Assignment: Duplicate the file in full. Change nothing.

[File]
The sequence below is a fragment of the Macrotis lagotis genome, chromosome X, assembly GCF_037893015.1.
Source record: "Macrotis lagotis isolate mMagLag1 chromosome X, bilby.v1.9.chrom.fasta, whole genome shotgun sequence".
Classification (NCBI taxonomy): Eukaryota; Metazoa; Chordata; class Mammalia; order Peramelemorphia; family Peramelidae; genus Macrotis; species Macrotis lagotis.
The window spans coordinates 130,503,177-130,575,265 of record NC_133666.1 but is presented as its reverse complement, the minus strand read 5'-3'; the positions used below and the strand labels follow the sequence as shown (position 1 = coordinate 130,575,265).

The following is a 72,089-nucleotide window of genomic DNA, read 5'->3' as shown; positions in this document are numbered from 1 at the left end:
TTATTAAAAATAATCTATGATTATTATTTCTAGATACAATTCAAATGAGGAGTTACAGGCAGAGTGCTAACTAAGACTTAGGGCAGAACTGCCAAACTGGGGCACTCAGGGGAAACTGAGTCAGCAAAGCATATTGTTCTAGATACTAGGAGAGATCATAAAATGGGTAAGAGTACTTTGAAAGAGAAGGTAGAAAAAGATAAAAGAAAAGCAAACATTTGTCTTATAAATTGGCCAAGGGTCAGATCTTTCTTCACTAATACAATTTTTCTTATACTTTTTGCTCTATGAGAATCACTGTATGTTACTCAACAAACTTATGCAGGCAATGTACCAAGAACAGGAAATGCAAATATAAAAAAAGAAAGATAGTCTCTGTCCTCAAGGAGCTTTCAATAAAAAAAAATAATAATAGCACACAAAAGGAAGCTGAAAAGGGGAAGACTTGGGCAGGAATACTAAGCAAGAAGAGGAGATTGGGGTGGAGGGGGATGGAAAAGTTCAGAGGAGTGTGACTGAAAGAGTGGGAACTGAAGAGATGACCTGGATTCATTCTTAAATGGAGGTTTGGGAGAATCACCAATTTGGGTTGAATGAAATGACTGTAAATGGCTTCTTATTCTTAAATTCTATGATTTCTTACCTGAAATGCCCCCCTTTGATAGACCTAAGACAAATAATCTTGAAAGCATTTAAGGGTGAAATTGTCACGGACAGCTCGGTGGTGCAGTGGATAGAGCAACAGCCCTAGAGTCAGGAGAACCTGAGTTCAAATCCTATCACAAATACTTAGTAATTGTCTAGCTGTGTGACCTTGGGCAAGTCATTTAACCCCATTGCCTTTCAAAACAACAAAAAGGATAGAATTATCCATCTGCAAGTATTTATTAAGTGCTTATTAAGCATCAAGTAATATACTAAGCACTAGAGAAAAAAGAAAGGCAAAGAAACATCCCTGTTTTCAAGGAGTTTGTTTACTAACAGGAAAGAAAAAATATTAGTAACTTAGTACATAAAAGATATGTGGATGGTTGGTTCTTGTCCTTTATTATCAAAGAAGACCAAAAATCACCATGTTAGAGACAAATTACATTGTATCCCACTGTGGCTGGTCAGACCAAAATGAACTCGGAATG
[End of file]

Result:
The sequence below is a fragment of the Macrotis lagotis genome, chromosome X, assembly GCF_037893015.1.
Source record: "Macrotis lagotis isolate mMagLag1 chromosome X, bilby.v1.9.chrom.fasta, whole genome shotgun sequence".
Classification (NCBI taxonomy): Eukaryota; Metazoa; Chordata; class Mammalia; order Peramelemorphia; family Peramelidae; genus Macrotis; species Macrotis lagotis.
The window spans coordinates 130,503,177-130,575,265 of record NC_133666.1 but is presented as its reverse complement, the minus strand read 5'-3'; the positions used below and the strand labels follow the sequence as shown (position 1 = coordinate 130,575,265).

The following is a 72,089-nucleotide window of genomic DNA, read 5'->3' as shown; positions in this document are numbered from 1 at the left end:
TTATTAAAAATAATCTATGATTATTATTTCTAGATACAATTCAAATGAGGAGTTACAGGCAGAGTGCTAACTAAGACTTAGGGCAGAACTGCCAAACTGGGGCACTCAGGGGAAACTGAGTCAGCAAAGCATATTGTTCTAGATACTAGGAGAGATCATAAAATGGGTAAGAGTACTTTGAAAGAGAAGGTAGAAAAAGATAAAAGAAAAGCAAACATTTGTCTTATAAATTGGCCAAGGGTCAGATCTTTCTTCACTAATACAATTTTTCTTATACTTTTTGCTCTATGAGAATCACTGTATGTTACTCAACAAACTTATGCAGGCAATGTACCAAGAACAGGAAATGCAAATATAAAAAAAGAAAGATAGTCTCTGTCCTCAAGGAGCTTTCAATAAAAAAAAATAATAATAGCACACAAAAGGAAGCTGAAAAGGGGAAGACTTGGGCAGGAATACTAAGCAAGAAGAGGAGATTGGGGTGGAGGGGGATGGAAAAGTTCAGAGGAGTGTGACTGAAAGAGTGGGAACTGAAGAGATGACCTGGATTCATTCTTAAATGGAGGTTTGGGAGAATCACCAATTTGGGTTGAATGAAATGACTGTAAATGGCTTCTTATTCTTAAATTCTATGATTTCTTACCTGAAATGCCCCCCTTTGATAGACCTAAGACAAATAATCTTGAAAGCATTTAAGGGTGAAATTGTCACGGACAGCTCGGTGGTGCAGTGGATAGAGCAACAGCCCTAGAGTCAGGAGAACCTGAGTTCAAATCCTATCACAAATACTTAGTAATTGTCTAGCTGTGTGACCTTGGGCAAGTCATTTAACCCCATTGCCTTTCAAAACAACAAAAAGGATAGAATTATCCATCTGCAAGTATTTATTAAGTGCTTATTAAGCATCAAGTAATATACTAAGCACTAGAGAAAAAAGAAAGGCAAAGAAACATCCCTGTTTTCAAGGAGTTTGTTTACTAACAGGAAAGAAAAAATATTAGTAACTTAGTACATAAAAGATATGTGGATGGTTGGTTCTTGTCCTTTATTATCAAAGAAGACCAAAAATCACCATGTTAGAGACAAATTACATTGTATCCCACTGTGGCTGGTCAGACCAAAATGAACTCGGAATG